Under the National Development Plan we are investing almost €3 billion in public transport.  New carriages are in service on the DART and suburban rail, while new commuter services have been introduced between Mallow and Cork, and between Ennis and Limerick.  Bus Atha Cliath and Bus Eireann were given substantial numbers of new buses last year. 

As Deputies will be aware, the very successful Luas from Sandyford to St. Stephen's Green was joined yesterday by the second Luas Line from Tallaght to Connolly Station, and further proposals are being prepared for extensions.   It will play an integral part in keeping the city of Dublin moving in a fast, efficient and clean fashion far into the future. 


To put the scale of housing activity during our time in Government in perspective, almost one-third of the countrys homes will have been built in the period 1997 - 2004.    Increasing supply was our goal and this year, we will build more than 80,000 homes three times the average rate per head of population in the EU and five times the rate in the UK.

On Social and Affordable housing, our range of initiatives, supported by €1.8billion in funding, is meeting the needs of some 13,000 households every year.  Through the Social Partnership agreement, Sustaining Progress, 59 projects on State and Local Authority lands are planned, a demonstration of the Governments commitment to ambitious and early delivery in this area. 


A key priority for this Government is the Health service. In the National Health Strategy, Fianna Fáil and the Progressive Democrats set out the blueprint for the most fundamental restructuring ever of our health system and we intend to complete it.  In the past year, Minister Micheál Martin announced significant initiatives regarding a new Health Services Executive, which will include a National Hospital Office, a Primary and Continuing Care Directorate and a Shared Services Centre.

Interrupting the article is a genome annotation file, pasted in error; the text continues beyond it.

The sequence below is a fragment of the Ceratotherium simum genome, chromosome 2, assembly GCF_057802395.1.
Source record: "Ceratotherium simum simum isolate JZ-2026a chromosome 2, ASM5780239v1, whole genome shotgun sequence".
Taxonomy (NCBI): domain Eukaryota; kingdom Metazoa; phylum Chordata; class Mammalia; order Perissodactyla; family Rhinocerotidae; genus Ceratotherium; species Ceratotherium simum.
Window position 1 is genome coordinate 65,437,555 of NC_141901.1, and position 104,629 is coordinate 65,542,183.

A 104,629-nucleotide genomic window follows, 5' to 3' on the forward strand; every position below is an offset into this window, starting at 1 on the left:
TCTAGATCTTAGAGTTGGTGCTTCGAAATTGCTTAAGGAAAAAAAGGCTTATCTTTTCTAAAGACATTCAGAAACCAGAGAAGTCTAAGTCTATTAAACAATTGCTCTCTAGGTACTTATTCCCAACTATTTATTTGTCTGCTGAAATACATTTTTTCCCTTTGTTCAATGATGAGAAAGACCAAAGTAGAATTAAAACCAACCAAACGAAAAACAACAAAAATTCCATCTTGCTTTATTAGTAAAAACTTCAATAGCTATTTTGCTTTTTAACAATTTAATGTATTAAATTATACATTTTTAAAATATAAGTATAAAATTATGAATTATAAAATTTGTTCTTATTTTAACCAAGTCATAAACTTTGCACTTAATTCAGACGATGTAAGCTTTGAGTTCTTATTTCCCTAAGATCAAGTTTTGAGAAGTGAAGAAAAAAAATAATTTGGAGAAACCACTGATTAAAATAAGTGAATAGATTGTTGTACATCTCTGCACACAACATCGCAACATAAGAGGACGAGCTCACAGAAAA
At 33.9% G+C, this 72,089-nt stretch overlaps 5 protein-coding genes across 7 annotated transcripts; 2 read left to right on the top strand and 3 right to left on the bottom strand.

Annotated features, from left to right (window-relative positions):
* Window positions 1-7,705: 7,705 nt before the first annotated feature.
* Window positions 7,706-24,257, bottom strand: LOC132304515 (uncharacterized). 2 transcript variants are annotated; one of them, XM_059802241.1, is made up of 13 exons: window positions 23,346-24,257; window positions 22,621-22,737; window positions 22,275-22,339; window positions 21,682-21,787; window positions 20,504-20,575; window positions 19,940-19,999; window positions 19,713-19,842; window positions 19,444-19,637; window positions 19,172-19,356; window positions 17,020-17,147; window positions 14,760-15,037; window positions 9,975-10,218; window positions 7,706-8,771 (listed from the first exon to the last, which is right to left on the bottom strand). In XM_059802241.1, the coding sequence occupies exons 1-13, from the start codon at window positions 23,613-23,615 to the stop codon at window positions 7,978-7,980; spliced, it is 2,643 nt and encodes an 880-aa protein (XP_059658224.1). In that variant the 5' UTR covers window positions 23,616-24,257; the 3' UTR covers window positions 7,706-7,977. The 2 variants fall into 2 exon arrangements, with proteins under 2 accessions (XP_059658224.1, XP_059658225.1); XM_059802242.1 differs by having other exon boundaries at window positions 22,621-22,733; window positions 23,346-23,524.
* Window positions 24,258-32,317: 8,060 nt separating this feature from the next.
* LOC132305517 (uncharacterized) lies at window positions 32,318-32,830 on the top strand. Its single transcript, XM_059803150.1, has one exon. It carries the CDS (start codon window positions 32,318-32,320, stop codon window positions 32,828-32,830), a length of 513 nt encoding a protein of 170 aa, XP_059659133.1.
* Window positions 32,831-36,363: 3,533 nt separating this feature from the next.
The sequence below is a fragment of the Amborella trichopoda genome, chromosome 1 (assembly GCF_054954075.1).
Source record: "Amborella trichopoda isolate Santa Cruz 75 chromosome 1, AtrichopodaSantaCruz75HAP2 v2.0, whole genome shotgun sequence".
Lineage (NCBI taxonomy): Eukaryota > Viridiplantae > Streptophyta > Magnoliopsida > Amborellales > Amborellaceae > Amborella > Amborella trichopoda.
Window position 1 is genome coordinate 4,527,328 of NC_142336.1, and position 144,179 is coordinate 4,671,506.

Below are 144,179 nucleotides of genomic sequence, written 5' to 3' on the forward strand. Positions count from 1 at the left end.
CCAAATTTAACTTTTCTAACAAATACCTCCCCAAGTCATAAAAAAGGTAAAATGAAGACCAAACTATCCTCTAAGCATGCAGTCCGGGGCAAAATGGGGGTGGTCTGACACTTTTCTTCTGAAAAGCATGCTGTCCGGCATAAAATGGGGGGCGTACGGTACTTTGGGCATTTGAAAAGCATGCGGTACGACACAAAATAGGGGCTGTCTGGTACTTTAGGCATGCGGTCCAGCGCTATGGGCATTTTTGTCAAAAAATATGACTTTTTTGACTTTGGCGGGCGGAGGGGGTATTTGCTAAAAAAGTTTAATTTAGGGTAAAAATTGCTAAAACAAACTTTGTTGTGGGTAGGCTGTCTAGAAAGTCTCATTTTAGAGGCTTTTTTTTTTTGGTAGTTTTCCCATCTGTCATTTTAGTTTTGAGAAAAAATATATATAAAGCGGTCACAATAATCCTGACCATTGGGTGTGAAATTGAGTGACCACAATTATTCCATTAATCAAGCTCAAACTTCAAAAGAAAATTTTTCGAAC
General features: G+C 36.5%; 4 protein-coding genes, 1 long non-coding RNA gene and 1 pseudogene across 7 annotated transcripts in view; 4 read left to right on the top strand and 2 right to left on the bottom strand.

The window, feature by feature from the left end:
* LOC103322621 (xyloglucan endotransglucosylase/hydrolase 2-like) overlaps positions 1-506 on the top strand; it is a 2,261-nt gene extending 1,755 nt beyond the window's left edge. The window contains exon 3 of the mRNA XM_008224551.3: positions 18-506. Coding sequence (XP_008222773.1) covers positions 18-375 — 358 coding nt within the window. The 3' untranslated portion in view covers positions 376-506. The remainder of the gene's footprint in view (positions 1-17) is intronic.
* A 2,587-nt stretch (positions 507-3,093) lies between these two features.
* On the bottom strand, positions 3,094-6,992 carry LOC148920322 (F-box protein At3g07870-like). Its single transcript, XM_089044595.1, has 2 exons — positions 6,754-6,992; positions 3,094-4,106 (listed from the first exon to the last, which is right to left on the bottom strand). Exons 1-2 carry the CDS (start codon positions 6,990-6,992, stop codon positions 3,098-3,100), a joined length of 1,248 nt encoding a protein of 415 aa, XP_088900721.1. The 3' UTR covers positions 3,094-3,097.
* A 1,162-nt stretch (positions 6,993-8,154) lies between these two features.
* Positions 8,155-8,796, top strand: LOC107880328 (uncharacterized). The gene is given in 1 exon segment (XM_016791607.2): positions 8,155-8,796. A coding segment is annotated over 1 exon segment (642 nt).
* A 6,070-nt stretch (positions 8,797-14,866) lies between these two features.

Taken together, these structural reforms represent the biggest single national reorganisation of the health system since 1970. They will build on the foundation of the 162% spending increase, shorter waiting lists and increased staffing and treatment levels achieved in recent times.  It is our policy to continue to match investment with reform, so more and more patients will benefit through this Governments progressive development of a world-class health system. 

We will push forward the physical renewal and development of services in all parts of the country including an ambitious programme of bringing new acute specialties to the regions.  Services for the elderly and people with disabilities will continue to be prioritised.

Investing in People (Welfare)

Our record on old age pensions and on child benefit is one of which we are very proud.  From the outset, we said that those who are most vulnerable in our society are the young and the elderly.  It is at the beginning and at the end of our lives that we need help the most.  In Government, we have delivered record increases in the old age pension.  In 1997 it was €99. Today it is €167. And we will focus on increasing the pension again - and again - and again - so that we reach our target of €200. 

In the same period, we have more than trebled the rate of child benefit to €131.60 per month for the first and second children and to €165.30 per month for the third and subsequent children.


Education will remain a priority for this Government.  We believe that a high quality education system with equality of opportunity is vital to a modern republic as it offers all our citizens the chance to participate fully in the social and economic life of our country.  That is why since 1997 we increased overall investment in Education by 124% to €6.5bn this year.